And it also seems likely that the kind of work that people can come up with on the spot without having planned ahead to delegate it, is going to be proofreading/envelope stuffing/file organizing-type admin work – because you can dump it on someone without having to give them a lot of background or new training.

            And assuming this is an educational/unpaid internship and not a minimum wage job where they just call the lowest-paid staff “interns,” that kind of stuff should not be dominating how they spend their time. They should be receiving training on and getting the chance to practice using field-specific professional skills.

            1. MigraineMonth*

              In the US, using unpaid interns primarily to make copies/pick up coffee/stuff envelopes is actually illegal. Unpaid internships must primarily benefit the interns or you’re breaking minimum wage law.

          2. Optimus*

            This is how it sounds to me, too: that there is no structure for internships and no defined goals for them and no defined path through certain tasks to meet those goals. It’s fine for interns to assist with tasks as needed, but it sounds like interns are expected to create their own worthwhile experience here, and that’s not realistic nor fair. All poor Dale did was tell OP when he’d be back in the office and express hope that he’d have something to do, even if he phrased it poorly. This does not sound like a good place to do an internship, to be honest.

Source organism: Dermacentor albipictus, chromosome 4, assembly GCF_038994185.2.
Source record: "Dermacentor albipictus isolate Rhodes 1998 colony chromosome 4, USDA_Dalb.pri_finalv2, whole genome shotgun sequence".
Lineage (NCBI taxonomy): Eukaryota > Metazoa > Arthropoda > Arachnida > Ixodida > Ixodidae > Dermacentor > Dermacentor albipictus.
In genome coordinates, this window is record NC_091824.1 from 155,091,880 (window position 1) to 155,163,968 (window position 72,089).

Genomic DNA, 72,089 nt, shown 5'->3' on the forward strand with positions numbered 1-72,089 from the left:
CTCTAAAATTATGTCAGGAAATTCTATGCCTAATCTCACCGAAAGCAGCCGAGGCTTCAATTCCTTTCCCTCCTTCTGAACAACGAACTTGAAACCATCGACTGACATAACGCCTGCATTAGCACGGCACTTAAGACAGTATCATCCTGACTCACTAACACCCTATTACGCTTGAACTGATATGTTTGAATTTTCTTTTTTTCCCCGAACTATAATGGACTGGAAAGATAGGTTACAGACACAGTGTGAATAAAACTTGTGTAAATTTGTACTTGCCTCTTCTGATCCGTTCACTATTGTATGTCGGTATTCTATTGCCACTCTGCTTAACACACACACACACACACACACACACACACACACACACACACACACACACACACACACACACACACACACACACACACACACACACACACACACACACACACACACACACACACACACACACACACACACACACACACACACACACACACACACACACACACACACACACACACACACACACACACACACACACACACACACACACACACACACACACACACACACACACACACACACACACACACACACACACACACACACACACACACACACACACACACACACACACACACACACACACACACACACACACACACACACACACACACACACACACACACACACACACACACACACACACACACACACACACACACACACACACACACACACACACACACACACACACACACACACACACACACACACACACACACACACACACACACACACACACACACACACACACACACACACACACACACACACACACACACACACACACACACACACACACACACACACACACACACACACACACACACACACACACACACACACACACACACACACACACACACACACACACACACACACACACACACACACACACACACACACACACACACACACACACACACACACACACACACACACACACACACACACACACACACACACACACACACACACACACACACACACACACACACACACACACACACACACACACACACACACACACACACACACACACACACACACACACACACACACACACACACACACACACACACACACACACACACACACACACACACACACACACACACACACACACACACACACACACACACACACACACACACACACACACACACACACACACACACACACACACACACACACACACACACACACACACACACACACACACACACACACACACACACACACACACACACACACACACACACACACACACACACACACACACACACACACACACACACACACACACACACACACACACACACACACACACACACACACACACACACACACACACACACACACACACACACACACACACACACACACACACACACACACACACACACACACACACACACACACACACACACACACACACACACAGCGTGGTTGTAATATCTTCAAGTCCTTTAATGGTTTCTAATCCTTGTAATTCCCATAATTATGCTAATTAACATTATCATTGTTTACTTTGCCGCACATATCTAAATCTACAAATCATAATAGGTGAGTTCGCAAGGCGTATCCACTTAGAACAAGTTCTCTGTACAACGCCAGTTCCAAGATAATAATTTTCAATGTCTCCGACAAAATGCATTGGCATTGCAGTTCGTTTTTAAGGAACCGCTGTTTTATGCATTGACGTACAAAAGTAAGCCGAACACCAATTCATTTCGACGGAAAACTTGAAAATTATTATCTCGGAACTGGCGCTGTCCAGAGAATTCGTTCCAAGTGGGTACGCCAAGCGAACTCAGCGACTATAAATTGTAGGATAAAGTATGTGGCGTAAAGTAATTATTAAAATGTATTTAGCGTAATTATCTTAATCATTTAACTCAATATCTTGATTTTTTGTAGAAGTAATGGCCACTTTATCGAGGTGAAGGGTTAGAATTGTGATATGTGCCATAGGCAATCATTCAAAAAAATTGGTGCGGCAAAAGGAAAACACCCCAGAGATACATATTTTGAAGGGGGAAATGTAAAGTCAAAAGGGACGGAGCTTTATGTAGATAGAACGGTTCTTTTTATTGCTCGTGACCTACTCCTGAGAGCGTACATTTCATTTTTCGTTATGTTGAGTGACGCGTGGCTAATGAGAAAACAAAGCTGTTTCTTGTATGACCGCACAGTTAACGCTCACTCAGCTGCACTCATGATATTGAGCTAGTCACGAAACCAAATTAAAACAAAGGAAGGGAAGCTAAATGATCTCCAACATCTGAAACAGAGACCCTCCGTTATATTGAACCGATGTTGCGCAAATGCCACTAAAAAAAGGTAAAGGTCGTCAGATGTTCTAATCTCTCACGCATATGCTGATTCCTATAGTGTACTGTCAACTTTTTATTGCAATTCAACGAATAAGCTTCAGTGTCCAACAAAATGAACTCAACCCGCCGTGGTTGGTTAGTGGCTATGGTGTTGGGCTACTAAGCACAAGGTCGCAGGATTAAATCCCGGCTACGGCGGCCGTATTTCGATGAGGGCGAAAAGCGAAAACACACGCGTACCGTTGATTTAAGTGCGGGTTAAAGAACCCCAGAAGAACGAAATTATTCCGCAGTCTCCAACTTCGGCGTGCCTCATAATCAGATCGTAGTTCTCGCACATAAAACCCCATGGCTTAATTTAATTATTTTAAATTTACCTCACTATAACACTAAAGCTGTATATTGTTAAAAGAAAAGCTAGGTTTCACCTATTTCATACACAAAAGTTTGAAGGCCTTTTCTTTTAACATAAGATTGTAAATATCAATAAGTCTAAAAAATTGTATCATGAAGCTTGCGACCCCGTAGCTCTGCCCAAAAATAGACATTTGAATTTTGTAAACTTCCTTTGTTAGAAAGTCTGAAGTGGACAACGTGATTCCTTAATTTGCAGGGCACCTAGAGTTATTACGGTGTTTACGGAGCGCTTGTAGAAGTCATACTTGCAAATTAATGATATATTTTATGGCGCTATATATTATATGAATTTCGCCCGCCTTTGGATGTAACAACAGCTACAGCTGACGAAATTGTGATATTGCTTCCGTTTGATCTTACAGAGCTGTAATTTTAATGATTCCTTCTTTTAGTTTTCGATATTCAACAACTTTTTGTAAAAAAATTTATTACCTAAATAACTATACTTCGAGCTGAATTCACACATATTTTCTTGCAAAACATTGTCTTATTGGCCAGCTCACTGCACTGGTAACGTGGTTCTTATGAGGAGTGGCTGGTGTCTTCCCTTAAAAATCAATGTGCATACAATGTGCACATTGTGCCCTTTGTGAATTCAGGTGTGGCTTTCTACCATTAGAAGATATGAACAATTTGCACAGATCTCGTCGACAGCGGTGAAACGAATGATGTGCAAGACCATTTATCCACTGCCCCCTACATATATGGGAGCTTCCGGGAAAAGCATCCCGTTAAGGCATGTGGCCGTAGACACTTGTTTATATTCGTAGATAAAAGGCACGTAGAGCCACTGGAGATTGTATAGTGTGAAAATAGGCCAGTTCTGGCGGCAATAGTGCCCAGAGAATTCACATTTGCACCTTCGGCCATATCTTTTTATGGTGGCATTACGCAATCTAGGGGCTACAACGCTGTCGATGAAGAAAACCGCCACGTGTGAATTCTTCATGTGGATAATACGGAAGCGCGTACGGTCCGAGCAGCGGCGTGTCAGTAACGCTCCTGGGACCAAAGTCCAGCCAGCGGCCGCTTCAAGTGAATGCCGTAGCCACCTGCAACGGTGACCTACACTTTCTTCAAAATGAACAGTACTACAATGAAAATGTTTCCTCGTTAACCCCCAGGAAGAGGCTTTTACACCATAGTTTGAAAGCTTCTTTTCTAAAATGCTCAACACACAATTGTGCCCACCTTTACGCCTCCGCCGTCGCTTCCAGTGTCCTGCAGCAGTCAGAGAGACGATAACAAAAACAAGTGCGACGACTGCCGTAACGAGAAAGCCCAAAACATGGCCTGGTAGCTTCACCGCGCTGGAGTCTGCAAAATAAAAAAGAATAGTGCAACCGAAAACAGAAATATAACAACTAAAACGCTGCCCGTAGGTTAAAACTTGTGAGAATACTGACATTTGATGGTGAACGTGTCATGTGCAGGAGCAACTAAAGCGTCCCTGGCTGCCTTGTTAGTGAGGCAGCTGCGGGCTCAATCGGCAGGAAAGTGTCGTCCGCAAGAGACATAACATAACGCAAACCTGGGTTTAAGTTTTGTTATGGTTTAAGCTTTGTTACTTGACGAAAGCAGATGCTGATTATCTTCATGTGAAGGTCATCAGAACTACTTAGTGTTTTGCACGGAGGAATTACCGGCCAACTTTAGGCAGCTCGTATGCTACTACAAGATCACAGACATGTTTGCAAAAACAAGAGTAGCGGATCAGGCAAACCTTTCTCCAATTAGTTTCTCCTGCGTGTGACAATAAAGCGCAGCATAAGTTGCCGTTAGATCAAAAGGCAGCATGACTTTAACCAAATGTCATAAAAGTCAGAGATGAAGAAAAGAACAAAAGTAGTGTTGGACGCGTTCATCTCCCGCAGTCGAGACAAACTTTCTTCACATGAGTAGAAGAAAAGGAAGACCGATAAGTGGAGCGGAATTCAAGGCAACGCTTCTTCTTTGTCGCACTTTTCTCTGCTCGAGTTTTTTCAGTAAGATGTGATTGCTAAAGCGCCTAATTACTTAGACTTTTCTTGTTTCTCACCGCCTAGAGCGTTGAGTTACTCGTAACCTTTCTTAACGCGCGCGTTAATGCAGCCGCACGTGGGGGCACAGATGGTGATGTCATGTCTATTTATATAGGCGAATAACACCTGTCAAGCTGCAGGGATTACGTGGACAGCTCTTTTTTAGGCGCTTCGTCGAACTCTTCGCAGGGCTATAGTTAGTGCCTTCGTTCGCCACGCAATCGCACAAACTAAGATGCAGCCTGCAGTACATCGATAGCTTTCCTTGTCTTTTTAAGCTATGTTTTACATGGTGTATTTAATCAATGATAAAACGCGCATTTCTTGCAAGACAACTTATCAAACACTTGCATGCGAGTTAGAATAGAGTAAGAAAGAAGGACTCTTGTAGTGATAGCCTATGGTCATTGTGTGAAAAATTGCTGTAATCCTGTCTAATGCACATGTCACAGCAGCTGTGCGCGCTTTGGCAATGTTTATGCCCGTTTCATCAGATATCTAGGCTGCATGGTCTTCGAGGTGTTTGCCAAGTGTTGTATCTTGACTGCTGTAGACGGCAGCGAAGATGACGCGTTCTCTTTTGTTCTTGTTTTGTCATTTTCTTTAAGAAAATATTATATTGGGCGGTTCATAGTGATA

1. Dust Bunny*

              Seconding all of this: It sounds like someone needs to start them out with more structure since the whole point of an internship is that the people in it don’t already know what they’re supposed to do. Also, since they’re not full employees you don’t want them guessing at what they should do or how they should do it.

              This sounds like this place needs better leadership for their intern program.

        4. LCH*

          also, having interns “proactively look at what else could be improved in their area of responsibility” is not how any internship i’ve had or overseen has worked. would you not want an actual employee to make these determinations before interns start changing things?

          1. learnedthehardway*

            Very good point – the intern doesn’t know what they should or shouldn’t be doing, and really doesn’t have any perspective on what would or wouldn’t be useful to the company. Odds are they would “improve” something that is working just fine, or that needs to work in a particular way because of something the intern is not aware of, and so would cause a lot of hassle and cost the company time/money.

            I really feel for poor Dale – here he did what he knows he should do – ie. let the OP know when he would be available for more work. He probably has no idea that it’s not the OP’s job to assign him work. Since the OP has been doing just that, he probably is under the impression that it IS the OP’s role to assign work for the interns. His comment was pretty innocuous. If anything, good on Dale for being proactive to ask for more things to do. He’s taking initiative, he’s NOT overstepping by doing whatever comes into his head, and he’s following what he thinks is the chain of command.